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In every meeting of the main hero and the main villain, there must be an intensification of the conflict. This holds true even in those stories that center around internal conflict (man vs. his own conscience, for example), or conflict against a force (like nature or a corrupt system).
You see, the reader unconsciously breaks the story into rounds (usually three), and expects each successive round to raise the stakes, with more on the line, more injuries received, and more suspense achieved.
The problem for the writer is: How do you intensify the conflict?
One author I read explained the rising conflict in terms of a meeting between the hero and the villain. They meet in Round One, and get their first taste of the others' strength. In Round Two, they throw themselves into the fight, and the injuries multiply. The writer's dilemma: How to top Round Two? The answer of the author in the magazine: Add an uncontrollable circumstance. A freak earthquake, perhaps.
This was the point when I threw down the magazine with disgust. I've seen this technique played out too many times, and, frankly, it not only gets old, but it's super cheesy.
Take, for example, the scene in which the hero and villain carry on an epic sword-fight while standing on floating islands over a river of lava. Right, like no one is breathing poisonous fumes or combusting from the super-heated atmosphere.
Or they carry the battle to the very top of the highest skyscraper in the city, where they teeter on the edge of the rooftop. Right, like the wind at that height wouldn't blow you right off the roof.
Or they race in their peppy sports cars or on their glorified motorcycles at 100 mph through a crowded city, ignoring stop lights and the rules of traffic. Right, like our valiant hero isn't endangering every pedestrian and motorist in the vicinity. Not so heroic, buddy.
So the question remains: How do you intensify the conflict without making the action cheesy? Here are a few ideas:
If you start at high intensity, then getting higher at every stage of conflict is difficult. If you start with low intensity, you make the higher intensity of later battles seem, by comparison, even more intense. I recommend that Round One remain a careful testing of each other's strengths. The purpose is not action, but suspense. It's a primer for the real action.
Since most people are familiar with Star Wars (the original trilogy), I'll use it as an example. Luke Skywalker doesn't personally meet the villain Darth Vader in "Episode IV: A New Hope," but he watches his mentor Obi-Wan Kenobi die beneath Vader's lightsaber. This heightens the suspense. With his mentor gone, Luke must take his place. The watcher asks, What happens when Luke finally meets Vader himself?
The second conflict is not about the conflict itself. It is about the character of the villain and the character of the hero. What are the hero's strengths and weaknesses? What are the villains strengths and weaknesses? Does either have secret motives?
In "Star Wars Episode V: The Empire Strikes Back," Luke trains for the inevitable show-down between himself and Vader. Then Vader deliberately lures Luke, using Luke's friends as bait. The duel between Luke and Vader reveals a startling truth: Vader is Luke's father. When Vader tries to persuade Luke to join the Dark Side "and together we can rule as father and son," Luke plunges himself down a giant air shaft in a dramatic refusal.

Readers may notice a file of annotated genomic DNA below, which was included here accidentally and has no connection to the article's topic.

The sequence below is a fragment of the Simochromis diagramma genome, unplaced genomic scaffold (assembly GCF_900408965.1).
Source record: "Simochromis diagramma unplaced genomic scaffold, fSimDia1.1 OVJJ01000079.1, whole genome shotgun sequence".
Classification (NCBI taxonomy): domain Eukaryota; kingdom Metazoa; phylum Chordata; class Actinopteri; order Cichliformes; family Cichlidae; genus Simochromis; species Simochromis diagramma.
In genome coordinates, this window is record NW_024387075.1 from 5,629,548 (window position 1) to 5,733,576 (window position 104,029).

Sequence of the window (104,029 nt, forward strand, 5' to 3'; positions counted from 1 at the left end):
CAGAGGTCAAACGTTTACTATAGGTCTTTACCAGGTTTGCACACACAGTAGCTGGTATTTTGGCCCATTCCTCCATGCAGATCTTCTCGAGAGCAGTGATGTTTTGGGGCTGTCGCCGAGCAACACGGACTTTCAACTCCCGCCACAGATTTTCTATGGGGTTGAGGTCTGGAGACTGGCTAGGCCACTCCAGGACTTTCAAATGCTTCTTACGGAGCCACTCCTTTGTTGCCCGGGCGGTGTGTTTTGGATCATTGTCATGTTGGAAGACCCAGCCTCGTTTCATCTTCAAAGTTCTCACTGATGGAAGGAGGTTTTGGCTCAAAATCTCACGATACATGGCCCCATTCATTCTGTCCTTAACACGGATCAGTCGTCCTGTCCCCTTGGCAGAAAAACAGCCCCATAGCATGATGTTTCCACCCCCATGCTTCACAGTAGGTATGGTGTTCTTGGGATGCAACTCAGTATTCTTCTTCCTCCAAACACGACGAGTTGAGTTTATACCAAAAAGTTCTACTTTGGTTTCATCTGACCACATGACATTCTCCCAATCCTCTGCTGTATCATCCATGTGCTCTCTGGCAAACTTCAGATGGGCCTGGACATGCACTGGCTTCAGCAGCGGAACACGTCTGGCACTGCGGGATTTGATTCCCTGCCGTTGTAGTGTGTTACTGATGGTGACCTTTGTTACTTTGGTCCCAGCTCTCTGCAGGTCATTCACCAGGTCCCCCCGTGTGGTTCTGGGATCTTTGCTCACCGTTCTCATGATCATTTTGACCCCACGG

Thus we add two powerful elements to the conflict: an emotional twist, and the introduction of a struggle in the hero's conscience. It's a struggle that continues: Do I kill my father to save the galaxy, or do I compromise the galaxy to have mercy on my father?
The three main types of conflict are: man versus man, man versus a force greater than himself, and man versus himself. I recommend bringing in at least two of those elements into the final conflict. If the main conflict is man versus man, I suggest adding man versus himself, since man versus a force greater than himself might lead back to those freak earthquakes. (Unless man versus a force greater than himself involves something like the hero's draining physical strength.) In general, I find the addition of a moral dilemma, seeded in the second conflict, to be most powerful.
In Star Wars "Episode VI: Return of the Jedi," Luke's conflict intensifies in all three ways. He is man against man, as he battles Vader in the presence of the powerful Emperor (so that's really man versus two men). He is man against himself, as his desire to save the galaxy conflicts with his desire to appeal to his father to return to the Light Side. He is man against a force greater than himself, as he feels the magnetic attraction of the Dark Side. (You could also call this another man vs. himself conflict; it depends how you look at it). Regardless of how you interpret the conflict, the fact remains that there are multiple dimensions to this final battle.
And that's what makes it so effective.
What are some of your favorite stories, and how do they intensify the conflict realistically and powerfully for you?
Yaasha Moriah is a speculative fiction author from New England. In 2015, her short story "Wings Beneath Water" earned Silver Honorable Mention in the international L. Ron Hubbard Writers of the Future contest. Her published works and free short stories can be found at YaashaMoriah.com.
This article first appeared on YaashaMoriah.com.